Imagine, if you will, a packed Sixth Form common room. It's the third Thursday of August, the year is 2013, and I am clueless about what to do with my life.
Fast forward four years and I am successfully self-employed – managing projects all over the country, and keeping a steady hand on the tiller of my burgeoning career as an actor. This can all be traced back to one simple fact: my A level results weren't very good. I often compare my results to whales – they didn't come above "C" level.
So, there I was, gazing into the chasm of life with no idea what to. I spent several weeks "soul searching", trying everything to find employment - from endlessly pouring through the various jobsites and signing up to employment agencies, to going door-to-door to the different businesses in the towns surrounding.
It was hopeless. I was uninspired, unqualified, and unwilling to work a job I didn't care about. Pretty standard stuff for your average teenager that had the rug pulled out from underneath them, isn't it? But then I realised that I needed to embrace the cliché of "doing what you love", so I applied to arts organisations exclusively. Theatres, galleries, cinemas, studios, production companies. Every single one of them turned me down. I was underqualified. Who was I kidding? And then I saw it, the advertisement that changed my life.
Why hadn't I thought of it before? An apprenticeship, of course! How else to solve my issues of being unqualified for a job in the arts, having no job experience, and being unemployed? I can tell you exactly why I'd never thought of it - an apprenticeship was never an option that I was allowed to consider throughout my entire academic career. High school, sixth form, university – that was the natural order, and any designs outside of that were quashed. Any claims that uni might not be for you were met by a chorus of "What about a different course... What about a different uni, with a lower entrance criteria..." and the like. An apprenticeship was a new idea, an exciting idea.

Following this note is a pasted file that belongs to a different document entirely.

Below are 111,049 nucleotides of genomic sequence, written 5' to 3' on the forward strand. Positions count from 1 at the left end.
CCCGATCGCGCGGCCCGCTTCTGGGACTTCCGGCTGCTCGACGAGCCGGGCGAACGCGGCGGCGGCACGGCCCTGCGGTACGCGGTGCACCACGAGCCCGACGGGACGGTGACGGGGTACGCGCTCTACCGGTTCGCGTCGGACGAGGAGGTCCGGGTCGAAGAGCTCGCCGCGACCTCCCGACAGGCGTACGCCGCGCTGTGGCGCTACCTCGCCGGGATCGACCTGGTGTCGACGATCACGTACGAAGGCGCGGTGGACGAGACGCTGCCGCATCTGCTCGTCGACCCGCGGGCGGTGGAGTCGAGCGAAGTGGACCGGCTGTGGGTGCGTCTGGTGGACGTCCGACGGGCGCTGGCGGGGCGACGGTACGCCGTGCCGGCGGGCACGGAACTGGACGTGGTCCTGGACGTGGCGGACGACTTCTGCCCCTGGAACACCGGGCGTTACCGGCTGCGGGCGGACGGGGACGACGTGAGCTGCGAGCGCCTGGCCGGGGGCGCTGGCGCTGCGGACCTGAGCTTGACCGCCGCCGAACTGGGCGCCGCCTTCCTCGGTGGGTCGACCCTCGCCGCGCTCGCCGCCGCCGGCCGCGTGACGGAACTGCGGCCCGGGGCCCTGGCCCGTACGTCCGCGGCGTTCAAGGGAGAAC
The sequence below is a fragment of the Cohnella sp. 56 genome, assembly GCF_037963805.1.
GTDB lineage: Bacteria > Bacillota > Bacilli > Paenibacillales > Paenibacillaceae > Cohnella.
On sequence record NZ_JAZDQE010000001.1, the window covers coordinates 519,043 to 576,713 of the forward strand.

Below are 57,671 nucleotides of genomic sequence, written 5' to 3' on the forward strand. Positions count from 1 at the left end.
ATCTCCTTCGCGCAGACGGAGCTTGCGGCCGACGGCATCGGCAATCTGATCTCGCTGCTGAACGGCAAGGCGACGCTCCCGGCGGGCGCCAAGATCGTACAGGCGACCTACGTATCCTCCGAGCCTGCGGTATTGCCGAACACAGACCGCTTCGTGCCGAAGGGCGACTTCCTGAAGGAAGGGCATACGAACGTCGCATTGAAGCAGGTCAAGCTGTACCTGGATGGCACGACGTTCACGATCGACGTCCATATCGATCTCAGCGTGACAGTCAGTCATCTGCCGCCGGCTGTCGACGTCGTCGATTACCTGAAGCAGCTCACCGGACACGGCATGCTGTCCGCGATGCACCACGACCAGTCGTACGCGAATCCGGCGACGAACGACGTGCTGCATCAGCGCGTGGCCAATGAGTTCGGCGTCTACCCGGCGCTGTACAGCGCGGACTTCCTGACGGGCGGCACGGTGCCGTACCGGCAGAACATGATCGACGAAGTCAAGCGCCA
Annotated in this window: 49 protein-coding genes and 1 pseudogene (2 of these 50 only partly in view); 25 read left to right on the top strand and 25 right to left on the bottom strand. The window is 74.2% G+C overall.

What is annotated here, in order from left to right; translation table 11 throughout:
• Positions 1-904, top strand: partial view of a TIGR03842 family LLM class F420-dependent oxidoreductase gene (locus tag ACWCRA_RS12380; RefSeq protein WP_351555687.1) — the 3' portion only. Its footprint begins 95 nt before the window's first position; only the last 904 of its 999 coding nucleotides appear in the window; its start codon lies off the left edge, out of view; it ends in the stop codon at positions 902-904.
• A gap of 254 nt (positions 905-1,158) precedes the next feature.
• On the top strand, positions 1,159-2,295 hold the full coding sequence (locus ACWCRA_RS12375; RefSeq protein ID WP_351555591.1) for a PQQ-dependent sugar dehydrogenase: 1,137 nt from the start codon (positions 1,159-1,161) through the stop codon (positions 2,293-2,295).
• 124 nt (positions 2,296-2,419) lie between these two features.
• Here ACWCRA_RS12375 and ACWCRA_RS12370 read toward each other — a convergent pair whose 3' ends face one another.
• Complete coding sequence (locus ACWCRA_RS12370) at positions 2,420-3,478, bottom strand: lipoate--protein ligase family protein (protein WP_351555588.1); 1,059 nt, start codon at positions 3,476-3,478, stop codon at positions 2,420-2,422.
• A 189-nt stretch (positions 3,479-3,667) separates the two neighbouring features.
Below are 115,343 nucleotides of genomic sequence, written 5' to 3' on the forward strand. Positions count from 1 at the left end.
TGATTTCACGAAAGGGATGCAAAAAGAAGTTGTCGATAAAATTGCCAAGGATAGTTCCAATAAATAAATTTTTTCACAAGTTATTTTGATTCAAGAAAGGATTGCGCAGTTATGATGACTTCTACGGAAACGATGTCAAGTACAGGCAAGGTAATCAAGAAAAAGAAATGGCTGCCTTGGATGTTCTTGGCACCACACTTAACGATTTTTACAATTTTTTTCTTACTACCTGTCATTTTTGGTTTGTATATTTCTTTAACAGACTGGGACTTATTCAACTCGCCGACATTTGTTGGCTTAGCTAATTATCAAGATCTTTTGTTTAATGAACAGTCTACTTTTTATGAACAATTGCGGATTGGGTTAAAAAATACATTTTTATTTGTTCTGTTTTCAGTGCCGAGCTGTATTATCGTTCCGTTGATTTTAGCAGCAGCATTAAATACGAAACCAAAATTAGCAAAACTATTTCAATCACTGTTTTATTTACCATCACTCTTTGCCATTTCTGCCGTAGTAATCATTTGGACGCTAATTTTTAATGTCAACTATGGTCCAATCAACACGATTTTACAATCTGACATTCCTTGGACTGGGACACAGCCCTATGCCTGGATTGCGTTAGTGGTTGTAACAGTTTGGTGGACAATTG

And as it turns out, it was an excellent idea.
From that first day as a new apprentice I accomplished many things, that I would never have dreamed that I would have been able to do like starting a local arts festival (DissFest – which continues to have massive success year on year), being on the board of an innovative Arts Organisation (Unit Twenty Three CIC), having the exquisite pleasure of being a writer, administrator, and reviewer on this fabulous website (I swear Editor Tom didn't make me say that); and being the proud recipient of the 2014 CCSkills Apprentice of the Year.
Apprenticeships are fantastic opportunities, and in my experience they aren't talked about with passion even nearly enough – whether this is because few people choose to take on apprentices, or because apprenticeships have been badly managed in the past (giving them a bad name) I have no idea, but what I can tell you is that there is no greater decision I made in my life than submitting my application to work as an events administrator, and to work towards a Level 3 Diploma in Community Arts Management (supported by a Gold Arts Award).
Without that early step into the world of work I wouldn't be where I am now, and I certainly wouldn't have been where I've been.
Image: Rekha Garton Photography